Studies of past climate and carbon dioxide variations (from ice cores taken from glaciers in Greenland and Antarctica) show that carbon dioxide, and the third major greenhouse gas, methane, have gone up and down naturally with temperature, in spite of any changes in water vapor concentration. There appears to be a rather complex relationship between temperature and greenhouse gas concentration, rather than simply one being the cause and the other the effect. The important result is that greenhouse gas concentrations are correlated with temperature.
This discovery leads to another obvious question. Can changing carbon dioxide and methane levels change the water vapor levels? It seems quite reasonable that this may be the case, as warmer temperatures lead to greater evaporation and warmer air can contain larger amounts of water vapor. Studies indicate that the average relative humidity of the Earth doesn't change much. That means more water vapor in the atmosphere as temperatures rise.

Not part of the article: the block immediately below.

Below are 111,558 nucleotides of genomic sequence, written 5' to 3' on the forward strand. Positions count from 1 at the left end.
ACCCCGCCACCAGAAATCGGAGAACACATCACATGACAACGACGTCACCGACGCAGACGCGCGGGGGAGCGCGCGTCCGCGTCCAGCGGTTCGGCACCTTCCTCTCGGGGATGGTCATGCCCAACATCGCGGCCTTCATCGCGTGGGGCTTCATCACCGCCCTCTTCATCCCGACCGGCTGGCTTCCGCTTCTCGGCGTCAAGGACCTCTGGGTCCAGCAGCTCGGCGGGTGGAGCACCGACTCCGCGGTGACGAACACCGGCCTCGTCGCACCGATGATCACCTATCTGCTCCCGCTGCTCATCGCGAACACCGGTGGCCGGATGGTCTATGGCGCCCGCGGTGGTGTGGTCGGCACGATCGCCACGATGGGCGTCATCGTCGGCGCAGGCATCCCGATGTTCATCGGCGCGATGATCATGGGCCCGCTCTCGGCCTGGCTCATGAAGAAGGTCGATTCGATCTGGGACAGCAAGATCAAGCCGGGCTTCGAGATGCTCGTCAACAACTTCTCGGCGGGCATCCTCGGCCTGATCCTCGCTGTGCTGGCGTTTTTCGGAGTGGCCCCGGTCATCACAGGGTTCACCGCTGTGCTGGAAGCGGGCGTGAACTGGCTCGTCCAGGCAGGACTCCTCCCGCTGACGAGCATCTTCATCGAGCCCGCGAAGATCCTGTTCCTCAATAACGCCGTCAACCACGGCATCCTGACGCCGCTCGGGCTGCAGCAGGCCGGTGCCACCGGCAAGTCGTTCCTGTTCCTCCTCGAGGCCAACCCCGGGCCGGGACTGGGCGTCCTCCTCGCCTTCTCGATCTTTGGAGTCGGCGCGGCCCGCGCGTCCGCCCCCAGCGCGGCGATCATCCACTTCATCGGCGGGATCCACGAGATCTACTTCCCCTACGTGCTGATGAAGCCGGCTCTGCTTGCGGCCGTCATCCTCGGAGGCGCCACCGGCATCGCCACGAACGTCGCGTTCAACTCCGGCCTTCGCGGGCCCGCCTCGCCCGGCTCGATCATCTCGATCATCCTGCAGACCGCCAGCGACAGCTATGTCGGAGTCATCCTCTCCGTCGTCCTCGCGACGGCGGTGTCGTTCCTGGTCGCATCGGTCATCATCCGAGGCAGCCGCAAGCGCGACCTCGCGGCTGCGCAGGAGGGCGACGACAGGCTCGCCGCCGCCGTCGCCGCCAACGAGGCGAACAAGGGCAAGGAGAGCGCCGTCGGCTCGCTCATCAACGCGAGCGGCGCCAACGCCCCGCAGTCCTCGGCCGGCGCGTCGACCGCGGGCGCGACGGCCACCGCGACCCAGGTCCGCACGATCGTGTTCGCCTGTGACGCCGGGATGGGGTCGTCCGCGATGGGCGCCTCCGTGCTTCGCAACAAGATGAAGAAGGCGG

But then another obvious question arises. Would greater concentrations of water vapor lead to more clouds, making the Earth "brighter" and lowering its temperature? (see Myth No. 1) The answer to this question is becoming more clear from recent research, and the answer seems to be that the relative humidity of the atmosphere remains constant even with increasing temperature and evaporation. This should not result in an increase in cloud cover but rather an increase in temperature as atmospheric water vapor content increases. That means the greater the water vapor concentration, the higher the temperature. This is in agreement with studies of past climates where a strong water-vapor feedback coupled with changes in greenhouse gas concentrations is necessary to explain the data.

Myth No. 17: Satellite data show the Earth is actually cooling, not warming.

This one hasn't been mentioned much (if at all) lately, so perhaps the word has gotten out that the satellite data controversy has been settled (at least as far as scientists are concerned). The problem was that temperature changes being observed by satellite were only a fraction of a degree, such that even small errors in the data could lead to false results. Finally, professor Qiang Fu, a climate scientist at the University of Washington, led an investigation demonstrating that cooling of the stratosphere (a by-product of global warming - see Myth No. 1 - and thinning of the ozone layer) was skewing the data to make it look as if the troposphere was not warming. The satellite data now confirm ground measurements of temperature.